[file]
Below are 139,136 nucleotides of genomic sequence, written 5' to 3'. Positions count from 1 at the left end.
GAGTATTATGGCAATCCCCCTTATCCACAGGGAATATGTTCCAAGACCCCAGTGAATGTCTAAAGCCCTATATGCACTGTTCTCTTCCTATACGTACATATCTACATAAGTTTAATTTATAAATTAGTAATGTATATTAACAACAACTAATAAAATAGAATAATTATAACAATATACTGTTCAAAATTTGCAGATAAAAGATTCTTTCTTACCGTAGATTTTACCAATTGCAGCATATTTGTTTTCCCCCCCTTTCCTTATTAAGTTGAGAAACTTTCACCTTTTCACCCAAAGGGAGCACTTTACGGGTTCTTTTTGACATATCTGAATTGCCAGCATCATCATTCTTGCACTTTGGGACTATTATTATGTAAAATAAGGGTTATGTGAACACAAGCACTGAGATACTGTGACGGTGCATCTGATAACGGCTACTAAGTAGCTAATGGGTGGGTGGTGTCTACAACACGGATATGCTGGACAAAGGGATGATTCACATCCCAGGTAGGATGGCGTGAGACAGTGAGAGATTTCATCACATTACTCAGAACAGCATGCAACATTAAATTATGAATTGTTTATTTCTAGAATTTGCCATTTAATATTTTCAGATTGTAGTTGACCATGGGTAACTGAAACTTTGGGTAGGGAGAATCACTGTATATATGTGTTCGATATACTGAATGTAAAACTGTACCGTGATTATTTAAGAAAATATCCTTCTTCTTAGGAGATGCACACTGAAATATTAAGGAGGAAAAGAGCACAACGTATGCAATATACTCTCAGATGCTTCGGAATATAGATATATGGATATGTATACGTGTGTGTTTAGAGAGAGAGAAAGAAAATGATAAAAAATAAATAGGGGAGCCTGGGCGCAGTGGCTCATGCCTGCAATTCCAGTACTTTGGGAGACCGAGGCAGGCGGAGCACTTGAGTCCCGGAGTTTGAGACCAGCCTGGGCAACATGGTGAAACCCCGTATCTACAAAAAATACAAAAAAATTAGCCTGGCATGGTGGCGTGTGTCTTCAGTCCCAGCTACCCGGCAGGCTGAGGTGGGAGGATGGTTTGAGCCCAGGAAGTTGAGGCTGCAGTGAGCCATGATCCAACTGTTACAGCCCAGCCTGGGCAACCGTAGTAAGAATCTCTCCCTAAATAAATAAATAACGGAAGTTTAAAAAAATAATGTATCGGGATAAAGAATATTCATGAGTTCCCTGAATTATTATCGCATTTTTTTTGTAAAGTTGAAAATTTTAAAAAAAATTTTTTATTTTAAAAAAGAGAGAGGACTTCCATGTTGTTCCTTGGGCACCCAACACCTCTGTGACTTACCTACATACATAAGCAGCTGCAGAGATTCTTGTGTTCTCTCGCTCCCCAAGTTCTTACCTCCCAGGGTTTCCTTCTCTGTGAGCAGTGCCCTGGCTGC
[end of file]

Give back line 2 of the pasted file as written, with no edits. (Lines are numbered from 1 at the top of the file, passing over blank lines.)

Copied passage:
GAGTATTATGGCAATCCCCCTTATCCACAGGGAATATGTTCCAAGACCCCAGTGAATGTCTAAAGCCCTATATGCACTGTTCTCTTCCTATACGTACATATCTACATAAGTTTAATTTATAAATTAGTAATGTATATTAACAACAACTAATAAAATAGAATAATTATAACAATATACTGTTCAAAATTTGCAGATAAAAGATTCTTTCTTACCGTAGATTTTACCAATTGCAGCATATTTGTTTTCCCCCCCTTTCCTTATTAAGTTGAGAAACTTTCACCTTTTCACCCAAAGGGAGCACTTTACGGGTTCTTTTTGACATATCTGAATTGCCAGCATCATCATTCTTGCACTTTGGGACTATTATTATGTAAAATAAGGGTTATGTGAACACAAGCACTGAGATACTGTGACGGTGCATCTGATAACGGCTACTAAGTAGCTAATGGGTGGGTGGTGTCTACAACACGGATATGCTGGACAAAGGGATGATTCACATCCCAGGTAGGATGGCGTGAGACAGTGAGAGATTTCATCACATTACTCAGAACAGCATGCAACATTAAATTATGAATTGTTTATTTCTAGAATTTGCCATTTAATATTTTCAGATTGTAGTTGACCATGGGTAACTGAAACTTTGGGTAGGGAGAATCACTGTATATATGTGTTCGATATACTGAATGTAAAACTGTACCGTGATTATTTAAGAAAATATCCTTCTTCTTAGGAGATGCACACTGAAATATTAAGGAGGAAAAGAGCACAACGTATGCAATATACTCTCAGATGCTTCGGAATATAGATATATGGATATGTATACGTGTGTGTTTAGAGAGAGAGAAAGAAAATGATAAAAAATAAATAGGGGAGCCTGGGCGCAGTGGCTCATGCCTGCAATTCCAGTACTTTGGGAGACCGAGGCAGGCGGAGCACTTGAGTCCCGGAGTTTGAGACCAGCCTGGGCAACATGGTGAAACCCCGTATCTACAAAAAATACAAAAAAATTAGCCTGGCATGGTGGCGTGTGTCTTCAGTCCCAGCTACCCGGCAGGCTGAGGTGGGAGGATGGTTTGAGCCCAGGAAGTTGAGGCTGCAGTGAGCCATGATCCAACTGTTACAGCCCAGCCTGGGCAACCGTAGTAAGAATCTCTCCCTAAATAAATAAATAACGGAAGTTTAAAAAAATAATGTATCGGGATAAAGAATATTCATGAGTTCCCTGAATTATTATCGCATTTTTTTTGTAAAGTTGAAAATTTTAAAAAAAATTTTTTATTTTAAAAAAGAGAGAGGACTTCCATGTTGTTCCTTGGGCACCCAACACCTCTGTGACTTACCTACATACATAAGCAGCTGCAGAGATTCTTGTGTTCTCTCGCTCCCCAAGTTCTTACCTCCCAGGGTTTCCTTCTCTGTGAGCAGTGCCCTGGCTGC